Hip Hop History: Bronx ’83 Virtual Exhibit and Fair Use

In Fall 2020, students used the following prompt to create our virtual and IRL exhibit on the campus of Fitchburg State University.

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Assignment Instructions

Ethical Questions

The Virtual Exhibit

The Physical Exhibit


by Ashley Hopkins

Assignment Instructions

Visual Collaboration –  Bronx 1983

Professor Bob Harris in Communications Media was curator of Video Art at two prominent institutions and freelance curating with others in the late 70’s-mid 80’s. Two sociology professors contacted him for assistance with a National Science Foundation grant to research graffiti culture in New York City. Harris explains, “They had done some preliminary interviews with a few prominent artists, but the material was dry and poorly produced. They hoped I would connect them with someone. We did the work “commissioned” by them, but kept the rights to show it ourselves. Rii Kanazaki was a painter turned video maker and very interested in the electronic manipulation of the video signal… The material on YouTube is there because artists would give materials to ETVC for their archive. Artists working at the facility could pick through the library and watch things.”

We are in a strange permissions paradox not too far distant from the sampling issues in hip hop. Despite the fact that artists should have clearance on their work being posted, it nonetheless is available in these two compilations of raw footage:

(Note: these links have since been taken down because they were posted without the creators’ permission. We are in the process of working with the filmmakers to archive the raw footage and documentaries for research purposes.)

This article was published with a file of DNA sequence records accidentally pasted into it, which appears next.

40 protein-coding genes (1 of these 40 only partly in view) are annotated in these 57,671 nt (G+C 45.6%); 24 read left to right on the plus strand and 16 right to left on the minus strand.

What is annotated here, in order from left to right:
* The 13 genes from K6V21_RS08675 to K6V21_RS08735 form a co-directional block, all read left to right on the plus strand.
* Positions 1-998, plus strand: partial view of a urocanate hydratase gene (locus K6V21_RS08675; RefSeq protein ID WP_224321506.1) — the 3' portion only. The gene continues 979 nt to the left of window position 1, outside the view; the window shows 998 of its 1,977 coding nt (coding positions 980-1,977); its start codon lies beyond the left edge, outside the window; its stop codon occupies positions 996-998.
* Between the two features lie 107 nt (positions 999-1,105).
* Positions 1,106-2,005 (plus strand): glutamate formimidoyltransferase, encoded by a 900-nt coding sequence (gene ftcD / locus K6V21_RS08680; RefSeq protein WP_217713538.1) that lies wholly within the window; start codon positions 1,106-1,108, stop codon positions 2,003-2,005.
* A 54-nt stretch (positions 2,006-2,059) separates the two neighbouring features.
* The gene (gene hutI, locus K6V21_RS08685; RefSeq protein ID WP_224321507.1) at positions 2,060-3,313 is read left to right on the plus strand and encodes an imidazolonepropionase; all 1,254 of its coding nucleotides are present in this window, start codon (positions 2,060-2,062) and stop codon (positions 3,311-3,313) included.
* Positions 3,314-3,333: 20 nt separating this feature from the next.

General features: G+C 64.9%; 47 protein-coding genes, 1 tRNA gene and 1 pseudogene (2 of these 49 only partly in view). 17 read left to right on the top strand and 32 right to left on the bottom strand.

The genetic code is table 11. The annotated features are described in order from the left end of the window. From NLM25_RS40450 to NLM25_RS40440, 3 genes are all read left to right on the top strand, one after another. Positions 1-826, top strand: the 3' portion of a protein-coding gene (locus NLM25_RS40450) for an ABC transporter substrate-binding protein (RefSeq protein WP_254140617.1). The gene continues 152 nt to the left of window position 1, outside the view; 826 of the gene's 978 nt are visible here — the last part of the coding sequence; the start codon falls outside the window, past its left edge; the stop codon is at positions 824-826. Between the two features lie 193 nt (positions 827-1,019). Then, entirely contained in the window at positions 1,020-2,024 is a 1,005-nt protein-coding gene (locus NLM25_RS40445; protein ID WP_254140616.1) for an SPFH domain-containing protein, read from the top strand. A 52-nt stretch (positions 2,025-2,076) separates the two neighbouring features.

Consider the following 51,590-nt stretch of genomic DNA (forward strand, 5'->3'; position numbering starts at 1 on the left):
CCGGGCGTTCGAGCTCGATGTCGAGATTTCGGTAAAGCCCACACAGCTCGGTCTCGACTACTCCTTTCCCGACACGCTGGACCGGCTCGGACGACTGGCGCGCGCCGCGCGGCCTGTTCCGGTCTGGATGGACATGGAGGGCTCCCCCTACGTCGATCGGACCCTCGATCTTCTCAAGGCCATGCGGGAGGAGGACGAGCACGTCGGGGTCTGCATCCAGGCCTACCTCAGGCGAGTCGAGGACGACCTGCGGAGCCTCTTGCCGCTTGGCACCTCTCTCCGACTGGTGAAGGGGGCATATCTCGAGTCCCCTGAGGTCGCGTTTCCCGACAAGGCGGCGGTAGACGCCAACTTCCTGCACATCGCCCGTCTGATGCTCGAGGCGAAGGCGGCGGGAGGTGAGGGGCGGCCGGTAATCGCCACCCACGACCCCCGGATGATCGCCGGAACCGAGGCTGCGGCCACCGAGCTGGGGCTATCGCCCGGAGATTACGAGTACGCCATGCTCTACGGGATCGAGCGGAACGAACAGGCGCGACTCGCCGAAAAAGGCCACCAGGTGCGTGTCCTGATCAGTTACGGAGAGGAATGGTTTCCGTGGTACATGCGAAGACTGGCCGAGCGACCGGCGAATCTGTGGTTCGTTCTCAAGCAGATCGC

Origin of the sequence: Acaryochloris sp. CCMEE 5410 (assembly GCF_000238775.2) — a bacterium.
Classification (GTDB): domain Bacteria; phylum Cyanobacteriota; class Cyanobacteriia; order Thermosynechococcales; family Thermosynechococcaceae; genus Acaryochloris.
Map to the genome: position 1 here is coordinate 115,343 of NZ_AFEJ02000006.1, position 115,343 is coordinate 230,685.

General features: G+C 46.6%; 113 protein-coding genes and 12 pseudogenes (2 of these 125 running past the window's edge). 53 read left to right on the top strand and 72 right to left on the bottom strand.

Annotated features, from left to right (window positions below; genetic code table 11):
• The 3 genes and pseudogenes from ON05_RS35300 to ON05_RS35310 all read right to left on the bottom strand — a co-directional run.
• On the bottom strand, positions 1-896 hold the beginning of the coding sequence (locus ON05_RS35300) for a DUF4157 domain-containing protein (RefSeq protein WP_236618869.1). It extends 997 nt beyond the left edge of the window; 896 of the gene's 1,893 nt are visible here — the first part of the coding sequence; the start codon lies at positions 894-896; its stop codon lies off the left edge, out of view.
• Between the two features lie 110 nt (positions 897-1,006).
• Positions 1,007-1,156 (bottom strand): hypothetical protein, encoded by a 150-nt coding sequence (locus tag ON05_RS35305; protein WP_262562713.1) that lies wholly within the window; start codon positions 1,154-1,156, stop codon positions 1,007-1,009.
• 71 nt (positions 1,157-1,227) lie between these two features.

Rii Kanzaki & Bob Harris: Rocking ’83 – Graffitti https://www.youtube.com/watch?v=1R1R8Mi0Dzs&t=369s

Rii Kanzaki & Bob Harris: Rocking ’83 – Bear’s Jam https://www.youtube.com/watch?v=W7fjTx-TfH8&t=3108s

Your task: reflect on what you have learned about the origins and elements of hip hop culture, its historical context, and the significance of the Bronx in this story. Select a still image from the footage, using a screenshot, describe and interpret what you see. 

Alternatively: if you decide you would like to protect your work under fair use more extensively, create your own image or representation of an aspect of hip hop’s context and development. This is a decision you will have to make after considering the law, context, and content.

Then EXPLAIN in an artist’s statement:What context helps you interpret the image? What experiences, controversies, and historical interpretations about hip hop’s origins and significance are or are not portrayed in the still? Cite at least TWO-THREE sources from class (lecture, readings, primary sources)  to contextualize your image and interpretation. Your interpretation should be approx. 3 paragraphs, or 750-1100 words. Provide at least four metadata tags for your interpretation to help us catalog and organize the entries


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The Virtual Exhibit

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Ethical Questions

Students had to confront whether these screenshots constituted fair use of another artist’s work. We watched Copyright Criminals in class, read Nelson George’s “Sample This” essay from Forman/Neal eds. That’s the Joint! reader, and considered the various questions and debates surrounding sampling and fair use in hip hop and beyond. They filled out a worksheet to determine if they would take the risk of using the image, or if they would manipulate it or create their own representation to protect themselves. In class, we will talk with Prof. Robert Harris, one of the filmmakers who produced the footage, to get his take on questions of fair use, art, and artist remuneration issues, particularly in the digital era.

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The Physical Exhibit (some have gone wandering since)

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